The moment IDFPR contacts you is the moment that you should contact me. I will immediately begin communicating with IDFPR prosecutors and work with you to develop the strategy best suited to achieving the goal of an efficient, cost-effective outcome that avoids any adverse action.

Please give me a call at (312) 236-2433 or fill out my online form to arrange for your free initial consultation. I look forward to meeting with you.

Dogging It: Voluntarily Tanking Your Income Won’t Get You Out of Your Child Support Obligations

pocketsDivorce can bring out the worst in people. Underhanded actions and tricks designed to hurt the other spouse and gain an advantage in the proceedings are all too common. In many cases, a spouse will engage in devious tactics to try to reduce the amounts he or she must pay for child support.

Since support obligations are in part determined based on the assets and income of the parent from whom payments are sought, a less-than-honest spouse may try to make it appear that they have significantly less money than they actually do. This can involve concealing or transferring assets. Sometimes, however, a spouse will also intentionally reduce their income through “voluntary underemployment” or taking a job that pays less than they previously were earning, solely to stick it to the other parent or deny them the child support they deserve.

Luckily, Illinois law provides a way for parents who are intentionally tanking their income to be held to account.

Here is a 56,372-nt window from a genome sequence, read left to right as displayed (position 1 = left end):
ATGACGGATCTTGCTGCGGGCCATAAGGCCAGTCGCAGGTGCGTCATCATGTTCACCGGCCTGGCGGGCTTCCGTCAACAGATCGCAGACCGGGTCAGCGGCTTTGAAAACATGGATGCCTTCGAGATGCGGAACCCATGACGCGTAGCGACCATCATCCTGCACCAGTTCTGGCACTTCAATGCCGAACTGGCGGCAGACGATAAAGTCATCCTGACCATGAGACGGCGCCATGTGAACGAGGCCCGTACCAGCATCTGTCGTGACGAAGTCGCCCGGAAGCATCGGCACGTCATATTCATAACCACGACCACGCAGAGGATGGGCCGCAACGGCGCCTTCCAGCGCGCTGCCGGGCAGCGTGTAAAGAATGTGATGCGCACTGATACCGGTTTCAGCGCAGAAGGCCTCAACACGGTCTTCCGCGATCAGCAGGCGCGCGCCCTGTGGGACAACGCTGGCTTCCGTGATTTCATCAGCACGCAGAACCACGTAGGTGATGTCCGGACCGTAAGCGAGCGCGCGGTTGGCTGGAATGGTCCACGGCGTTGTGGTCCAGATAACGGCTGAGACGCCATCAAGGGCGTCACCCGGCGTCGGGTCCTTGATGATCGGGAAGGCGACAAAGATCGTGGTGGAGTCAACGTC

“Potential Income” Used to Determine Child Support Obligations

In Illinois, the basic formula for arriving at a child support amount (subject to variations based on specific circumstances) involves:

  • calculating each parent’s net income, then
  • combining net incomes to determine Total Family Income, then
  • using the Illinois Child Support Estimator to determine the Basic Child Support Obligation, then
  • allocating the Basic Child Support Obligation proportionally based on net incomes.

Initial support obligations are calculated as part of the divorce proceedings but can later be modified at the request of one of the parents if there has been a substantial change in circumstances, such as an increase or decrease in the amount of one of the parent’s incomes. But if it can be shown that a reduction in a parent’s net income – such as quitting a job or taking a much lower paying job – was voluntary and done in bad faith, an Illinois court can base its support calculations on the parent’s “potential income” rather than their actual, reduced income.

Specifically, Section 505(a)(3)(F)(II)(3.2) of the Illinois Marriage and Dissolution of Marriage Act provides that If a parent is “voluntarily unemployed or underemployed, child support shall be calculated based on a determination of potential income.” A court will calculate that income by determining the parent’s employment potential and probable earnings level based on:

  • the parent’s work history
  • the parent’s occupational qualifications,
  • prevailing job opportunities